Diversity metrics can help provide businesses the impetus they need to create a more inclusive cyber workforce, but organizations must not allow these metrics to limit their thinking about what constitutes diversity, warned a panel of security experts Wednesday.
Jerry Davis, former CIO at the NASA Ames Research Center, said he sees metrics as providing useful initial guidance to an organization to ensure they are achieving at least minimal diversity goals. But he doesn’t think organizations should look at diversity strictly as a numbers game.
Too many organizations “look at it a metric of some number that they need to get to – particularly when we talk about diversity among gender and race and ethnicities,” said Davis, who participated in the panel as part of SC Media's RiskSec Digital conference. “Here in California, I've worked in organizations where to reach our diversity numbers and [inclusivity] numbers they looked at the state… and said, ‘Well, you know, based on the demographics in California, we're right where we need to be in the sweet spot.’ I think that's an absolutely wrong approach to take.”
Davis did however, encourage organizations to openly engage in discussions about diversity. "You really have to understand your organization. And I think one of the key pieces is to acknowledge that you're not as diverse as you think you are," said Davis. "Another key point... is to understand that it's going to take dialogue and you have to be comfortable being uncomfortable in that dialogue."
Fellow panelist Camille Stewart, head of security policy at Google Play and Android Google, said that in an ideal world, thinking about diversity in terms of metrics and quotas would no longer be necessary. “But the place that we are today, metrics might be what makes sense."
"We have to incentivize leaders to make sure that they have a diverse representation amongst the ranks at all levels,” Stewart continued. “And we have seen that when there is no accountability, no system in place for folks to actually prioritize diversity, it doesn't usually happen in a way that is fully representative.”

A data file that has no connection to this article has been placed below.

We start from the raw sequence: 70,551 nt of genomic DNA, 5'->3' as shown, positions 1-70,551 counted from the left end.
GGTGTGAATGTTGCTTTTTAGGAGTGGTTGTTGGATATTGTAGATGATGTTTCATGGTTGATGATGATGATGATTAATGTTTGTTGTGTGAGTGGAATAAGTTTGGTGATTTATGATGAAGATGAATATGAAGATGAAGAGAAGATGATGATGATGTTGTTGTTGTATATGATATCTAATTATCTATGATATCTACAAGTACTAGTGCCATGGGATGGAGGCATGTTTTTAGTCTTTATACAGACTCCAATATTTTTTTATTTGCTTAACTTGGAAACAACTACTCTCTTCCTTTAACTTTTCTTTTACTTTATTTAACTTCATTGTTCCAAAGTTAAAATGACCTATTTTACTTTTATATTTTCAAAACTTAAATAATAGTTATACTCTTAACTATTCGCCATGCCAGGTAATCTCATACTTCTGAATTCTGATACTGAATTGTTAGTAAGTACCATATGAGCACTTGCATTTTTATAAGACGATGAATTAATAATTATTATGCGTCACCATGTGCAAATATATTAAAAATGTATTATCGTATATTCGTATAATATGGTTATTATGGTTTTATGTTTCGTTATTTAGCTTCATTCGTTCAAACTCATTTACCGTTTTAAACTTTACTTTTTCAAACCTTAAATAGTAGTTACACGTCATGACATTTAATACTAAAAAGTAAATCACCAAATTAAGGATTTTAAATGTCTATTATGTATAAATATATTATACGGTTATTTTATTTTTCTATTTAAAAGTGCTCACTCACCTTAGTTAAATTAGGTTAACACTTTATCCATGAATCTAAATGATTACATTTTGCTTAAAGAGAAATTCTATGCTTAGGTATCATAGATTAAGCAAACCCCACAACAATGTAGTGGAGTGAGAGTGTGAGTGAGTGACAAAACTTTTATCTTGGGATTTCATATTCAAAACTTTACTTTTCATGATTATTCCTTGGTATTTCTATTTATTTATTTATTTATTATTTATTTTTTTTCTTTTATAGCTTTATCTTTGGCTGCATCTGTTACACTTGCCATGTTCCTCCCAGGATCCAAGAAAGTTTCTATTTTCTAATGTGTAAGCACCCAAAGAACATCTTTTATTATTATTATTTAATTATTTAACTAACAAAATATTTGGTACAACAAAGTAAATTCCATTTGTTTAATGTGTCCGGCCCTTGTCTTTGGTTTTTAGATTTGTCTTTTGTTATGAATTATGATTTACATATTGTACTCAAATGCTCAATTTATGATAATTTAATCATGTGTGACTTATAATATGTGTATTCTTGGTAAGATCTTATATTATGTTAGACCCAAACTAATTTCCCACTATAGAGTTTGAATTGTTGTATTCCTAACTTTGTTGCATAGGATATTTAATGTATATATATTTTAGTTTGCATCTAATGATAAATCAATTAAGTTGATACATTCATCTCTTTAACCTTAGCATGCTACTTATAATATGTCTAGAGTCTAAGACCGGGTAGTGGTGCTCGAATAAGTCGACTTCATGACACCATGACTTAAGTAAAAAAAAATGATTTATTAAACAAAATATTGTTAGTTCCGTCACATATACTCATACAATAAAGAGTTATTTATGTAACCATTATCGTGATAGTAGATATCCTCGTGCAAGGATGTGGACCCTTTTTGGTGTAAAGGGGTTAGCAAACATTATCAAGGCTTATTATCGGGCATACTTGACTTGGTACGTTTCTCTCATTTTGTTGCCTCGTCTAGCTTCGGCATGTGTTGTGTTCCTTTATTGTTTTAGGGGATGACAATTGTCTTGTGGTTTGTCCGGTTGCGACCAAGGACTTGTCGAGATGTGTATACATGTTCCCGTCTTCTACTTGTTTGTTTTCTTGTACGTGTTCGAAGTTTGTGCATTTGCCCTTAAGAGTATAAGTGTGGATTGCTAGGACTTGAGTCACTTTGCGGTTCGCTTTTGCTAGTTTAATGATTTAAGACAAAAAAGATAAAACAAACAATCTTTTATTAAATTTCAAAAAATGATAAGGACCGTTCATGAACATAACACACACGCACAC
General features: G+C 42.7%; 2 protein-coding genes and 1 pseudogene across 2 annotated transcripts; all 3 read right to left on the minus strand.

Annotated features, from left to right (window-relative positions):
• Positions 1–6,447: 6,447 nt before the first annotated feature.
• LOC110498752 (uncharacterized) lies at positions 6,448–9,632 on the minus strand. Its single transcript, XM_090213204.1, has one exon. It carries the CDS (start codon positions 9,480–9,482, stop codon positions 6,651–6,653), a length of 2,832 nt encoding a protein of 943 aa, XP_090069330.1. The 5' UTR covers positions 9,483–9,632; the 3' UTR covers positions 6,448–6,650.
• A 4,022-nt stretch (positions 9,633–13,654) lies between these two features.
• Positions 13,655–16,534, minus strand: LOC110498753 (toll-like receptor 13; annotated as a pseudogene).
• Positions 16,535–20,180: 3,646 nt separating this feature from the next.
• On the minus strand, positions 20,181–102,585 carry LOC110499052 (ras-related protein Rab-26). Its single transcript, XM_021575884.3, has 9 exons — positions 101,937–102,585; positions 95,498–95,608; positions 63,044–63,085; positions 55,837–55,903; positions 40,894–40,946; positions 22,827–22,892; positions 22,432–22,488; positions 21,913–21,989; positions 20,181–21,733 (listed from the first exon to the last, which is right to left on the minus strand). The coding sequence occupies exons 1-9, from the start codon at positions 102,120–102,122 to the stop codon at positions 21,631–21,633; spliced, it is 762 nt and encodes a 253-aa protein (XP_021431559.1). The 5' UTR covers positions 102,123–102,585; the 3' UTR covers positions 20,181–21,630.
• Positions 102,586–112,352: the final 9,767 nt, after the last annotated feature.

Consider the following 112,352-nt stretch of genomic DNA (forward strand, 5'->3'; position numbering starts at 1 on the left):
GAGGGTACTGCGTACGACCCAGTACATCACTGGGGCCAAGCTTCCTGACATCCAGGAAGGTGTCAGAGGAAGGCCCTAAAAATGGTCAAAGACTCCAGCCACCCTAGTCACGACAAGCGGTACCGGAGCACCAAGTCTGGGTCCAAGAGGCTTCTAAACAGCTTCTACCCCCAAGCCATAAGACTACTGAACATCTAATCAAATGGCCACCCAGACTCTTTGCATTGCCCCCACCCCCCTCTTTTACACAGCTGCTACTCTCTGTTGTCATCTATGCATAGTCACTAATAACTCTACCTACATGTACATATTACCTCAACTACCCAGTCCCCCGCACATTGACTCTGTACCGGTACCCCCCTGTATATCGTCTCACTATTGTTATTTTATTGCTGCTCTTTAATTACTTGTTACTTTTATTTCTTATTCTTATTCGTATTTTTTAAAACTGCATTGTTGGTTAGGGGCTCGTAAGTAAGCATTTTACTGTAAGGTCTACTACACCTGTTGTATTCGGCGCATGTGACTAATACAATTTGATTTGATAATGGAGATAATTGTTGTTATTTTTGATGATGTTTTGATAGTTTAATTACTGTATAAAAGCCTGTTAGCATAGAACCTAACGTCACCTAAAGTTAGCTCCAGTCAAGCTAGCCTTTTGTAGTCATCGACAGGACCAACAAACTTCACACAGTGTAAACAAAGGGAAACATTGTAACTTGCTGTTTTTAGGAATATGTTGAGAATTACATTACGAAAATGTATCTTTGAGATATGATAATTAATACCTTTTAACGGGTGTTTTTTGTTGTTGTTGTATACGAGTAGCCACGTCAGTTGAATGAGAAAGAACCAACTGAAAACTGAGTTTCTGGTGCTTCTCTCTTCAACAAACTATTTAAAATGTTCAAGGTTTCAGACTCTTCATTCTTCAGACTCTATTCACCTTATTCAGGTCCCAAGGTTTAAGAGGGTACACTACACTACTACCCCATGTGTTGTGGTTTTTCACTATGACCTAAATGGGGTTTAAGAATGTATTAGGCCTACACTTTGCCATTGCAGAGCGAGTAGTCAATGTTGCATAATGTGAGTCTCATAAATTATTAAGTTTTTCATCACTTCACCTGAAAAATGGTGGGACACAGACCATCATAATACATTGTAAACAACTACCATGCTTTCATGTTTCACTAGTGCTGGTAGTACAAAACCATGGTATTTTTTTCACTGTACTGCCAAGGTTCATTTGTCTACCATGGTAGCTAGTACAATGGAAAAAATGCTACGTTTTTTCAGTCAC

Stewart recounted how Microsoft in 2016 decided to tie executive compensation to diversity objectives, resulting in an increase in women joining the company’s intern classes. “It is proven that incentivizing the outcome that you desire at all levels is really effective,” she said.
Still, Stewart recognized that metrics do come with certain drawbacks, especially when hiring managers are looking to “check a box.” For instance, if a company requires two percent diversity, “you might just stop at two percent rather than continuing to look for qualified candidates that are outside of whatever your normal demographic is,” she explained.
A third panelist, Edna Conway, vice president and general manager of global security, risk and compliance with Azure at Microsoft, said that in order to apply diversity metrics correctly, companies need to rethink their definition of what constitutes a diversity metric.
“When you say, 'Here's a statistic, I've met this statistic,' there is no way to actually have one statistic,” Conway opined. “There needs to be an approach that rigorous, that you use every single time. That's what's going to really bring differentiation.”
“Sometimes you have diversity that you may not always know sitting on your team,” said Conway. And you may not necessarily come to realize this “until you've gotten to know that individual or seen the way they interact… So a little open-mindedness goes a long way.”
For instance, organizations might consider being inclusive of employees with disabilities, but “not all disabilities are visible,” she said. “And not everyone chooses to actually verbalize affirmatively and voluntarily what their disability is. So, sometimes a metric can be: Are you thinking about and giving people a way to expand their world of what constitutes inclusion, as they're going about the search for candidates, the hiring process, the interviewing?”